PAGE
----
The New York Times' Cascade: Data Visualization for Tweets (Mashable, 22 April 2011) - The research and development department of The New York Times has recently been pondering the life cycle of the paper's news stories in social media - specifically, on Twitter. Cascade is a project that visually represents what happens when readers tweet about articles. Even now, however, Cascade is more than just a nifty data visualization. Some journalists think it also gives us new ways of to think about and optimize for sharing and engagement on the social web, especially since it helps identify the most influential sharers, the more shareable terms, and more. Its creators write on the project's website that Cascade "links browsing behavior on a site to sharing activity to construct a detailed picture of how information propagates through the social media space. While initially applied to New York Times stories and information, the tool and its underlying logic may be applied to any publisher or brand interested in understanding how its messages are shared." [Editor: includes interesting 4-minute video.]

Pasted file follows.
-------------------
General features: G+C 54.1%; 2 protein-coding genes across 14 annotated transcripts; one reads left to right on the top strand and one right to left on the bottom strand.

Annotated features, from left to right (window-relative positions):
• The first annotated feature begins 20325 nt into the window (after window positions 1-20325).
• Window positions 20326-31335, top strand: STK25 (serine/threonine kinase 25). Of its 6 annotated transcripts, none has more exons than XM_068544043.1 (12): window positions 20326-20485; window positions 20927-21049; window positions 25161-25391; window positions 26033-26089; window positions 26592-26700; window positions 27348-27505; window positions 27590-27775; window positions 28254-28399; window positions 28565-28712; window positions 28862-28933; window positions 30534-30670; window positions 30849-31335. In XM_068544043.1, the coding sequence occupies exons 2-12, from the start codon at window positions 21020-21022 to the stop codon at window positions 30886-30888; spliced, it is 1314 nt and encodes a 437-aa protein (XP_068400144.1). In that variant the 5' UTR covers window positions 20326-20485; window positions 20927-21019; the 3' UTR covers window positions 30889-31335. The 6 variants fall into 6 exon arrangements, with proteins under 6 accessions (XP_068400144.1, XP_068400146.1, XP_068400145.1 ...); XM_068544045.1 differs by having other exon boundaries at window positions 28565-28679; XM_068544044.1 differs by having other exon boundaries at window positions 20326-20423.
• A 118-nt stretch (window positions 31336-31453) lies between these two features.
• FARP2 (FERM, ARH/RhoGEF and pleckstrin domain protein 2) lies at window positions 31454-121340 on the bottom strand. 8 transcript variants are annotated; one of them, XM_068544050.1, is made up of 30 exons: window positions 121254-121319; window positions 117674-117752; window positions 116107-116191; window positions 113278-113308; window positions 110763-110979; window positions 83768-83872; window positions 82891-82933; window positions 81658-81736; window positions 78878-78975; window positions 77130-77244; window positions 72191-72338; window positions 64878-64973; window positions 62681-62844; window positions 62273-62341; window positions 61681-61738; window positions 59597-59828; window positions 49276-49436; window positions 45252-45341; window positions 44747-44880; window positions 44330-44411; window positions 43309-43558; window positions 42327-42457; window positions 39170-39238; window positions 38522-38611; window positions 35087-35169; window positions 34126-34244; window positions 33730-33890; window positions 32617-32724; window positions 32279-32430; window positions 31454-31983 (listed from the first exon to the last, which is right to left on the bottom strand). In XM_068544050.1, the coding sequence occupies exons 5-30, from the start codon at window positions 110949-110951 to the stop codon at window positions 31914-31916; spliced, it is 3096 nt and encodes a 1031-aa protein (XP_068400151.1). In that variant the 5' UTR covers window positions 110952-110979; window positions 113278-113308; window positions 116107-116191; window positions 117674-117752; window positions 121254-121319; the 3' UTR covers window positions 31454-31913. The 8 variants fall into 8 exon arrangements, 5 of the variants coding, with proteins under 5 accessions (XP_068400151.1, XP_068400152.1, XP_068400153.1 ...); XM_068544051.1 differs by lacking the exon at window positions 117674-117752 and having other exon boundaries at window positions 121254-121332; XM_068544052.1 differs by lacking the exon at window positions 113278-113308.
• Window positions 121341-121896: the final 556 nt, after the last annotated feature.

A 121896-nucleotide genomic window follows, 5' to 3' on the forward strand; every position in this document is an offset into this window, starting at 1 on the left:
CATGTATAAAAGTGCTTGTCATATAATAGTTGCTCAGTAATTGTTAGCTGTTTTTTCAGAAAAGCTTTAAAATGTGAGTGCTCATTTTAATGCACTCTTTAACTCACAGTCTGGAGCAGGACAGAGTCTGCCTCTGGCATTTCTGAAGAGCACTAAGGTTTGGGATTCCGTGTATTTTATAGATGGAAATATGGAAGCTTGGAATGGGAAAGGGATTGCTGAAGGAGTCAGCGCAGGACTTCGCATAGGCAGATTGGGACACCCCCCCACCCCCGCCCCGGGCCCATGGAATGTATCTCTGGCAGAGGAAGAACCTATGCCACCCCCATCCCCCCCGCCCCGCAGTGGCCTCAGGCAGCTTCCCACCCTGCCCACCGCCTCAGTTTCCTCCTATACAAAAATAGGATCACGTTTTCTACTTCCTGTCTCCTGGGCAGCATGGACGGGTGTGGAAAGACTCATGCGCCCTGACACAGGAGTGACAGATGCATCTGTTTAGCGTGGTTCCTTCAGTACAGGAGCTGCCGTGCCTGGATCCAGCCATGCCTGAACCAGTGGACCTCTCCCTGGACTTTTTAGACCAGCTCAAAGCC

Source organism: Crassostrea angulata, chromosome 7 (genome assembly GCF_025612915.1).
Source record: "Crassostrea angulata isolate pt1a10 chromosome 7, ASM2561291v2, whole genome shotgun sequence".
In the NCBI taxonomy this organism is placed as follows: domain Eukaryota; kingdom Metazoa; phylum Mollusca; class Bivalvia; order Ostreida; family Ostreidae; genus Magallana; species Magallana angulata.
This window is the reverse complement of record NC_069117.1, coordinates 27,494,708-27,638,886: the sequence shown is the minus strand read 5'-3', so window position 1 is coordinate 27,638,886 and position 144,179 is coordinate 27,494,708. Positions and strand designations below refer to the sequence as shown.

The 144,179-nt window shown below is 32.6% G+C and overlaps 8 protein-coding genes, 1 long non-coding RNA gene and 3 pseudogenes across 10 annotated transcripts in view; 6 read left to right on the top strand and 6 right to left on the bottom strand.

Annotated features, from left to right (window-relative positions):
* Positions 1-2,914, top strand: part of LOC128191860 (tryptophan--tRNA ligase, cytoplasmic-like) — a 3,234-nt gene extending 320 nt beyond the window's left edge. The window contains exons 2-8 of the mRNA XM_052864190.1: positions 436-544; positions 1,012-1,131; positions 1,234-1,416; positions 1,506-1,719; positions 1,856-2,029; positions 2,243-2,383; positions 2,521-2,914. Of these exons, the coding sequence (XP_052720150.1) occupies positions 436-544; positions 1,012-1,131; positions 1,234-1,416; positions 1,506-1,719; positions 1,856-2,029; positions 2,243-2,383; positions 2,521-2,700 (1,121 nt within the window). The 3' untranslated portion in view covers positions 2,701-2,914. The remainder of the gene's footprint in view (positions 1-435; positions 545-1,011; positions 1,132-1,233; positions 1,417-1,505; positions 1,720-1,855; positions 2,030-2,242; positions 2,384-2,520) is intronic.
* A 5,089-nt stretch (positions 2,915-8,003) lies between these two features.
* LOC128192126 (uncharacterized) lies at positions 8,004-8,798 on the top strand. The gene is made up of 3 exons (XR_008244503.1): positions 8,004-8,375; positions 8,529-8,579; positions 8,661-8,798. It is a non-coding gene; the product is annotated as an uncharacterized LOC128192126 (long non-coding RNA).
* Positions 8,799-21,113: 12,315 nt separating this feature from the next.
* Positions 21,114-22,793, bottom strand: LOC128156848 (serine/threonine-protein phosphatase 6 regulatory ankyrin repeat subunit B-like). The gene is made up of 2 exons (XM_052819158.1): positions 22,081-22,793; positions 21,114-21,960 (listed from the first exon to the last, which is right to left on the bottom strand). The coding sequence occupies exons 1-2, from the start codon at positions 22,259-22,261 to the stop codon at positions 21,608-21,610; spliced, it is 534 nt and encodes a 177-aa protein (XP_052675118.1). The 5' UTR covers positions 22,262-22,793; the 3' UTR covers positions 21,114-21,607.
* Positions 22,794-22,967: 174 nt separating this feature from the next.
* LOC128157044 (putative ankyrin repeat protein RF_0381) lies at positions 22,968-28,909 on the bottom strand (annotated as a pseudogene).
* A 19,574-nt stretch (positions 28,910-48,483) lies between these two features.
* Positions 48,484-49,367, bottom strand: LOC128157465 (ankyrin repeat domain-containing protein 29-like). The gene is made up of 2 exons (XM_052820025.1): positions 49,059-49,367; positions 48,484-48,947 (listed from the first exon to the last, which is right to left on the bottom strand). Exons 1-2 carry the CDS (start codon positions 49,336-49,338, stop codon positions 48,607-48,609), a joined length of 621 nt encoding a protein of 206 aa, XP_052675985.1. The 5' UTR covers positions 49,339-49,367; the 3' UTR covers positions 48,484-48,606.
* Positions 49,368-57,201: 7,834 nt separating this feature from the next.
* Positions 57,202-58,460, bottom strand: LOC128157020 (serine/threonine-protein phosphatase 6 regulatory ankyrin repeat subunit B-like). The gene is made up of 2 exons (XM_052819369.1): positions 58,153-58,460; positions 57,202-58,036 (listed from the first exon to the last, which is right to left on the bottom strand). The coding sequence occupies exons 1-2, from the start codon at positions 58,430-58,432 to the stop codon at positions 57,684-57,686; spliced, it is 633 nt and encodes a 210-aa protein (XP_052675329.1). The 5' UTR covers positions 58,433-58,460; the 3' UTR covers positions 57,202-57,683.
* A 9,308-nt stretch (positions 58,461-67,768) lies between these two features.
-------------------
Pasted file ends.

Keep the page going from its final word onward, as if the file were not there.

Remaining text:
Ubuntu Linux Boosted by 10,000 Seat PC Win (IT World, 22 April 2011) - Canonical has taken the wraps off a morale-boosting deal that has seen German insurance giant LVM Versicherungen convert 10,000 PCs to use Ubuntu Linux across the company's operations. The project included the conversion of 3,000 desktop and laptop computers in LVM's Muenster HQ with a further 7,000 in the company's agencies around Germany. The core software used by the company is LAS, a Java-based claims-processing application of its own design, backed by Lotus Notes, Adobe's Reader and the OpenOffice suite. The news isn't entirely a surprise given that LVM has been using Ubuntu for some time. But converting a company's entire install base to use the software is still a modest coup. LVM is also a demanding environment for any OS. The company's workforce is bolstered by a small army of self-employed and mobile sales representatives that sell insurance at street and living room level. The LAS system is described as being used by the sales team in an 'always-on' configuration. The official release made no mention of the operating system being displaced but Techworld understands these were running older versions of Windows in recent years.